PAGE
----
Thursday, October 16, 2008

On The Leopard by Giuseppe Tomasi di Lampedusa

A few years back, I heard of “The Leopard” (Il Gattopardo) for the first time in a literary magazine. It was hailed as one of the greatest novels of 20th century. Afterwards, I watched the eponymous film made by Luchino Visconti based on Lampedusa’s novel. But, it took me almost another year to lay my hands on the book. I finished reading the book only last week.

The book, largely based on one of Lampedusa’s own ancestors, chronicles the gradual downfall of the illustrious Salina family of Sicily. The story, spanning almost 50 years (1860-1910), revolves around the charismatic figure of Prince Fabrizio—the then head of the Salinas. It opens with the landing of Garibaldi’s troop in Sicily. The aristocrats, faithful to the Austrian Emperor, viewed this as a direct threat to their very existence and, hence, vehemently opposed the movement. But, a handful of them rightly foresaw that “if [they] want things to stay as they are, things will have to change”. They were certain that the present Empire is destined to be overthrown after the war (the Second Italian War of Independence/Franco-Austrian war/Austro-Sardinian War). Therefore, if the aristocrats wanted to live peacefully after the war, maintaining good relationship with the new rulers, they should take side with the Piedmontese (or the Franco-Sardinian Alliance). Tancredi Falconeri, Prince Fabrizio’s nephew, falls in the second group of aristocrats. Therefore, to secure his future position, he joins hands with the “Redshirts” and fights against the Austrian Empire. Prince Fabrizio’s clear analytical mindset helps him to understand the real scenario and, hence, he indulgently supports his nephew’s pragmatism. But, at the same time, he cannot accept it—his pride hurt, his family now at par with the rising upstart middle-class. So, throughout the novel he cuts out a tragically tormented figure suffering from a perpetual dilemma. In a famous dialogue, we hear him proclaiming—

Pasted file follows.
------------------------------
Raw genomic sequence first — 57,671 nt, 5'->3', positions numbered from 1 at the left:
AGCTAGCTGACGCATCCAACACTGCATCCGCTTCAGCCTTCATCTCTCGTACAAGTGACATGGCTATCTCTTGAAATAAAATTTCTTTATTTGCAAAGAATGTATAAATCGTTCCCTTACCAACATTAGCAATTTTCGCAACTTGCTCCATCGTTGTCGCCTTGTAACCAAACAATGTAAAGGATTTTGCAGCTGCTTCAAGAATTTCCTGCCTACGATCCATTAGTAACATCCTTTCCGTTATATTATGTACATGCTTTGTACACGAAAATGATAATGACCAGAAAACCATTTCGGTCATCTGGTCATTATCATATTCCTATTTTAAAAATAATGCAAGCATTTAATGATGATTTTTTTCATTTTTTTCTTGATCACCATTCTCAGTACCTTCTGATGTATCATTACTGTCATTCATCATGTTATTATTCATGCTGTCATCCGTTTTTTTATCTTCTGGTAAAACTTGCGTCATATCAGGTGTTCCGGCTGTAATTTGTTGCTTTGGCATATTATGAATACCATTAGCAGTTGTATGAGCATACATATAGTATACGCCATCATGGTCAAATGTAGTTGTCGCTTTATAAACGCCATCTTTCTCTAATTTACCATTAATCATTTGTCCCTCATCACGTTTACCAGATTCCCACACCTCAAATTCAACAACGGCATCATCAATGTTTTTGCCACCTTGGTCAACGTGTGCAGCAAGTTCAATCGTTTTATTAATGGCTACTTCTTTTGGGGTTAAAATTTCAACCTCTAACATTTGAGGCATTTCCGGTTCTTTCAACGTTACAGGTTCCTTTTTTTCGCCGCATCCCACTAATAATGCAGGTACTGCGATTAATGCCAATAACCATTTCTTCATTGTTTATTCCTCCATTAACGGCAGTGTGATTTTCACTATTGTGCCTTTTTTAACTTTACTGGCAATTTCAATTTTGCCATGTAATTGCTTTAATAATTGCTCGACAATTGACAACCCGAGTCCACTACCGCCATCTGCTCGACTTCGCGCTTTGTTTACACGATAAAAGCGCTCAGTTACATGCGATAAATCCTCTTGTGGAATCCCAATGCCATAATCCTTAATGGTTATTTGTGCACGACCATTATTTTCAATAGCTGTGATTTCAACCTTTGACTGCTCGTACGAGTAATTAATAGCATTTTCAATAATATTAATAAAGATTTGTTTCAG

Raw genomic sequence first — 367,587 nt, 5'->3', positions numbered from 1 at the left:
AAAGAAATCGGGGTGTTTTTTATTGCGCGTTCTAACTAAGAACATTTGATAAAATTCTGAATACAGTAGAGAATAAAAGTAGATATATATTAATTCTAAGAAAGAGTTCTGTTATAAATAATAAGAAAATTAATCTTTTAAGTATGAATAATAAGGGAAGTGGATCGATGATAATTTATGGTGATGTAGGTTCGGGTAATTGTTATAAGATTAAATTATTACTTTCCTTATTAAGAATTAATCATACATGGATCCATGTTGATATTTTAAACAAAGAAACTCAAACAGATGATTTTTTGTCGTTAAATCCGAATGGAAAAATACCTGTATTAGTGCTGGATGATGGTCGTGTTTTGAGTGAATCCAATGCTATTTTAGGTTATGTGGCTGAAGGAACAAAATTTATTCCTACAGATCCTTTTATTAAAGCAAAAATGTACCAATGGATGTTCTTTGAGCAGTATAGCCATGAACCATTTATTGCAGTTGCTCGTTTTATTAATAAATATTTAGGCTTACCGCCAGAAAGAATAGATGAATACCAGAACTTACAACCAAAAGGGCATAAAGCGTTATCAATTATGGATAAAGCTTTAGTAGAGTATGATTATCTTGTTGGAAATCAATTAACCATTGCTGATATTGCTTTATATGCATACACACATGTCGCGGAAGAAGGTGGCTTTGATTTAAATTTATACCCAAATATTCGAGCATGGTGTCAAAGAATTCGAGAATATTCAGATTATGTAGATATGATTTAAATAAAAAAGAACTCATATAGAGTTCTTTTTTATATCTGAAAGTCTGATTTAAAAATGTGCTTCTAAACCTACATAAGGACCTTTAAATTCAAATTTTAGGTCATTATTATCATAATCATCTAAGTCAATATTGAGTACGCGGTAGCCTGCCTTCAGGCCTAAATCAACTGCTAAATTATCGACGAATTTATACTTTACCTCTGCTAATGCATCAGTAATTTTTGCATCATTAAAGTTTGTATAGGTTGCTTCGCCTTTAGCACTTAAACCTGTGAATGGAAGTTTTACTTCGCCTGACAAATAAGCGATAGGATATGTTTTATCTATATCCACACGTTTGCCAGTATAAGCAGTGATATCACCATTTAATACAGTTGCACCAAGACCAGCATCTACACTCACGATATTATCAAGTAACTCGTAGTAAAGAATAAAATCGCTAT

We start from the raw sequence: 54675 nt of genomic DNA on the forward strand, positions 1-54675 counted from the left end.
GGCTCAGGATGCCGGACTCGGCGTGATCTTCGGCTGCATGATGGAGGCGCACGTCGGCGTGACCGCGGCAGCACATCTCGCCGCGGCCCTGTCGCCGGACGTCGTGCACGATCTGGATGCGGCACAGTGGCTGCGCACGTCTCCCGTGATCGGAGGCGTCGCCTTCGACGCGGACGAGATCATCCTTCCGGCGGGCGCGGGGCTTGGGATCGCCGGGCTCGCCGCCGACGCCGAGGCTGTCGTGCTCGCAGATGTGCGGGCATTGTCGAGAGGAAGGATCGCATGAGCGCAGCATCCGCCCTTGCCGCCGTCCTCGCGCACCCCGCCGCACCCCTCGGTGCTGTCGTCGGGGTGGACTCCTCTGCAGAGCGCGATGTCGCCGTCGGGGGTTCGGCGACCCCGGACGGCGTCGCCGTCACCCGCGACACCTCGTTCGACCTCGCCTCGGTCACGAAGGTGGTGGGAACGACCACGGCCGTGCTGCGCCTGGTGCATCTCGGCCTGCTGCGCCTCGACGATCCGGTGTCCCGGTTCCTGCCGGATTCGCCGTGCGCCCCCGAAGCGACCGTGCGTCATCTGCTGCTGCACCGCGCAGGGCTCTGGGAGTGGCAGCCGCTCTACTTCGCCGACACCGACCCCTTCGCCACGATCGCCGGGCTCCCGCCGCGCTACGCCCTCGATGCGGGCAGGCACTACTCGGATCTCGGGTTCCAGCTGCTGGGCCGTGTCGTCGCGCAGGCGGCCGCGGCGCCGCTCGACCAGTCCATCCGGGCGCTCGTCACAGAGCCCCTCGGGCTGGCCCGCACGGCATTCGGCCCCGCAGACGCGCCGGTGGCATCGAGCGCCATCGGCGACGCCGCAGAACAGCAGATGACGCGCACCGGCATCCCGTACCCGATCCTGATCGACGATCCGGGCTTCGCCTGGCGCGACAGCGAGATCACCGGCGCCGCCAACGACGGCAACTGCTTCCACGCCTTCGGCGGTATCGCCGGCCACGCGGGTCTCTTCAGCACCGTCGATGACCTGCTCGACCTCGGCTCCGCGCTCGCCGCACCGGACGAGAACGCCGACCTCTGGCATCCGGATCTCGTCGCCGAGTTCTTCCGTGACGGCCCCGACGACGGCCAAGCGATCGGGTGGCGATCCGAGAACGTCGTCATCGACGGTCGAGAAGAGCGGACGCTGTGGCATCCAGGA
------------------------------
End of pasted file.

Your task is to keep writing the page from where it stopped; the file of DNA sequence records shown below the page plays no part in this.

“We were the Leopards, the Lions, those who'll take our place will be little jackals, hyenas; and the whole lot of us, Leopards, jackals, and sheep, we'll all go on thinking ourselves the salt of the earth.”
Though he confronts the changing time with stoic impassivity, deep down in his heart he is ravaged and doomed. Henceforth, the Salina family starts its journey downward, with their place quickly taken over by the new boorish petit-bourgeoisie, represented by the likes of Don Calogero Sedara.

The main beauty of the novel lies in the portrayal of the Prince. Lampedusa, with the delicate but firm hands of a sculptor, ekes out the character of the Prince with utmost care. Despite the tyranny and brutal patriarchal mentality of the Prince, one cannot but feel sorry for him. His Herculean effort to confront the changing time and subsequent failure reminds us of the heroes in Greek tragedies. The fall of Salinas (and many other families like them) is a kind of nemesis which has its root in their century-old lethargy to come out of their cocoon and look around them. Tancredi Falconeri provides a perfect counterpoint to the Prince. He is a sly mixture of pragmatism and sarcasm who tries to turn the recent socio-political upheavals to his own advantage, without any ideological commitment towards them. Tancredi's tempestuous affair with Angelica and his rejection of Concetta, daughter of Prince Fabrizio, both are partially calculated steps, taken to cope up with the changing social hierarchy. Tancredi may have his moral scruples, but he can hide them all too well when it comes to power and ambition. It is, probably, not a basic fault in Tancredi's otherwise jovial and agreeable demeanour, but a weapon for survival in those difficult times. This outright opportunism is what the Prince can appreciate but cannot practise due to his own feudal pride. Therefore this particular turning point in the Italian history marks the downfall of the Salinas and, simultaneously, the rise of the Falconeris. Don Calogero Sedara, father-in-law of Tancredi, represents another social class—the coarse petit-bourgeoisie climbing the social ladder as the game has now been reversed.